By NATARIO McKENZIE
Tribune Business Reporter
The Bahamas Institute of Chartered Accountants (BICA) president yesterday warned against "muddying the water" over Sarkis Izmirlian's $2.25 billion damages claim against Baha Mar's main contractor.
Gowon Bowe told Tribune Business that it was important to recognise what the lawsuit was, and what it was not, emphasising that it should not be viewed as a "Baha Mar issue" but a private battle between Mr Izmirlian and China Construction America (CCA).
"First and most importantly, we must look at the parties involved and separate them," Mr Bowe said. "Baha Mar is currently owned by Chow Tai Fook Enterprises (CTFE), which is not a party to any of these proceedings.
"Nor is the China Export-Import Bank, which recovered the assets under receivership. When you talk about Baha Mar, the most important aspect this involves is the parties to the original development and not the current developer who is free and clear of the proceedings."
Mr Bowe's point is that Mr Izmirlian's move should not be perceived as, or impact, the Baha Mar development's actual progress and ongoing operations, since these are not the subject of his action.
"China Construction American is a foreign developer in the country, and they are also investors in other projects, such as The Pointe which are not parties to the suit," Mr Bowe added. "What it boils down to is the original developer feeling aggrieved by the performance of the construction company relative to the contract. We have to be very careful not to muddy the water and call it a 'Baha Mar issue'. This is no longer a Baha Mar issue.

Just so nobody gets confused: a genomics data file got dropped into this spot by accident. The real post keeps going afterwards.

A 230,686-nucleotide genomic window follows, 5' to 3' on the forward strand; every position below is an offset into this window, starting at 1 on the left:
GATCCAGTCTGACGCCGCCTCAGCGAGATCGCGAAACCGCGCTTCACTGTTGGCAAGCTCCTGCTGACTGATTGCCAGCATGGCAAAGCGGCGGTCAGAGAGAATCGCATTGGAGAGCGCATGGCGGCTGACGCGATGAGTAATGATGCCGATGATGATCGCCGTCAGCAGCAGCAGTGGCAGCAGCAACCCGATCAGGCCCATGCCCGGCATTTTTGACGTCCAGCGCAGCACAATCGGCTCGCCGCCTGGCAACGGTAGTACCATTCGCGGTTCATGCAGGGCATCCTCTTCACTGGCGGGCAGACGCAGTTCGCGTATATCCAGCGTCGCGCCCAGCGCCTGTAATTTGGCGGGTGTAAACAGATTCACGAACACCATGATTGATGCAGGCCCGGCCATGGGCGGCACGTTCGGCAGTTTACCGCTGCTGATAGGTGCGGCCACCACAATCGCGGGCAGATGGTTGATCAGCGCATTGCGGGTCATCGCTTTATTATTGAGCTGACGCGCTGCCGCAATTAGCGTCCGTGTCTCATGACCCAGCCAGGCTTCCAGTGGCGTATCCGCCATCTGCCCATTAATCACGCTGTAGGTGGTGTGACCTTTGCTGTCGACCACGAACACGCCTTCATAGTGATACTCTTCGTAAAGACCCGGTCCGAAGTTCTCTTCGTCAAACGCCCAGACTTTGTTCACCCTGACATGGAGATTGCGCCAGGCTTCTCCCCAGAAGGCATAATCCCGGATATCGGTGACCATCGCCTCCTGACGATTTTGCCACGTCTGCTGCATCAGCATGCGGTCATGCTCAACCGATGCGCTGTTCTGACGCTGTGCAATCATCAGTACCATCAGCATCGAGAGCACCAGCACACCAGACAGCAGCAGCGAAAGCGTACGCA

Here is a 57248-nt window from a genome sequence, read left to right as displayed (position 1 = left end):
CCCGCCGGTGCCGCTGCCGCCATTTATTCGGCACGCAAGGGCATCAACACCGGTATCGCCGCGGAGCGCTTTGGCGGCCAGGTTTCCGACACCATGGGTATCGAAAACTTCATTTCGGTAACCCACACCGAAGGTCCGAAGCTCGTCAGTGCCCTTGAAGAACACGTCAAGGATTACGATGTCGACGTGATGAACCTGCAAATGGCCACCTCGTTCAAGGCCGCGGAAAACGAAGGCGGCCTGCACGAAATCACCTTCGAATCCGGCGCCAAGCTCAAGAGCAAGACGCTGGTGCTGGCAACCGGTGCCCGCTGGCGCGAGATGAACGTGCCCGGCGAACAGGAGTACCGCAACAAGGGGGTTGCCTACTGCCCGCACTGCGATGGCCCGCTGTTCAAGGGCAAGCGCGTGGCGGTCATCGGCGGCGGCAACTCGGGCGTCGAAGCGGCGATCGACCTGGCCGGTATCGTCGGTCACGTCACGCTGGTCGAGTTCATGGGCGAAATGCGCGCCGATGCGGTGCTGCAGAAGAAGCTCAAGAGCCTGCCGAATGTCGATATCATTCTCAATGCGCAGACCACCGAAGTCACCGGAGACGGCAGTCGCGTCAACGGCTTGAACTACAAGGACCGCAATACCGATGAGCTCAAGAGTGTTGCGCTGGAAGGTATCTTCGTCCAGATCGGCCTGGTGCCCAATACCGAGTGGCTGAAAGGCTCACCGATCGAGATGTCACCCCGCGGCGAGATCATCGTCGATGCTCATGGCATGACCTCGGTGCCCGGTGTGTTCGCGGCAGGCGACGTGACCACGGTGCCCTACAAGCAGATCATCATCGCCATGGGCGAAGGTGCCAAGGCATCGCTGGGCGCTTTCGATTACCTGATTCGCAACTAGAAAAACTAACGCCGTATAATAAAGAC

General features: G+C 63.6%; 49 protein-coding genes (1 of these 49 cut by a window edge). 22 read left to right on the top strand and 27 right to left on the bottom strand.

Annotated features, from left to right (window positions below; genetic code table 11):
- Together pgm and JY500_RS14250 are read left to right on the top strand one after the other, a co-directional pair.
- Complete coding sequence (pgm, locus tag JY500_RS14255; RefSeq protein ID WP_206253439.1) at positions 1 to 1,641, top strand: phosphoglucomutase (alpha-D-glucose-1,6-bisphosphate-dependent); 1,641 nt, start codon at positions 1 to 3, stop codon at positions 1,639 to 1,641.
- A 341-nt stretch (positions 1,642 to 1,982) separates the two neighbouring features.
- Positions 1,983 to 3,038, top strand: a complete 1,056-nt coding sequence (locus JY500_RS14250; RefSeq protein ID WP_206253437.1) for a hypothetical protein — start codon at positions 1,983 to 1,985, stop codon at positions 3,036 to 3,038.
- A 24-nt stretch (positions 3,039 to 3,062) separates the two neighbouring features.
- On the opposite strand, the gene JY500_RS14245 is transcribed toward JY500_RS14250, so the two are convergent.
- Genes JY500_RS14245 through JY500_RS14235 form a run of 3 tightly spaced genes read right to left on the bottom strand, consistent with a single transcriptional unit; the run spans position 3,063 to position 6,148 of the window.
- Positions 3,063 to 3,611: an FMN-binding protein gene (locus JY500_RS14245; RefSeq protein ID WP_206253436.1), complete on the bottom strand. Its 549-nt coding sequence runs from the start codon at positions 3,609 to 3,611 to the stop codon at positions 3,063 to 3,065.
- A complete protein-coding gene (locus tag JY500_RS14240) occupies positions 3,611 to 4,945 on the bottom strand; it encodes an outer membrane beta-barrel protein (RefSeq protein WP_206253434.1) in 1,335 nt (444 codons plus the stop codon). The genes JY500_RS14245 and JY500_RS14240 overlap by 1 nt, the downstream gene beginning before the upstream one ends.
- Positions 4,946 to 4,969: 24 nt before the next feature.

"From a government standpoint it will be important to monitor CCA's participation in their role as developer at The Pointe, what this does to their financial ability depending on how the cookie crumbles in the court proceedings and their reputation, depending on whether or not the allegations are found to be of merit."
Mr Izmirlian has accused CCA of "one of the largest construction-based frauds in this hemisphere".
The $4.2 billion Baha Mar's original developer, in a lawsuit filed in the New York State Supreme Court, alleged that CCA and its subsidiaries perpetrated a "massive" scheme of "cover up", "deceit", "outright sabotage" and lies to both conceal its failures and "extort more money than it earned".
The action, filed in the name of Mr Izmirlian's BML Properties vehicle, claims that the Chinese state-owned construction firm deliberately concealed its intention to use Baha Mar as "a massive training exercise" that ultimately doomed the project to failure.
Earlier this month, CTFE released a statement confirming that its purchase of Baha Mar had been completed, making it the sole owner of the multi-billion dollar resort on Cable Beach.
Baha Mar currently employs 3,500 Bahamians with that number expected to reach over 5,000 by the end of 2018.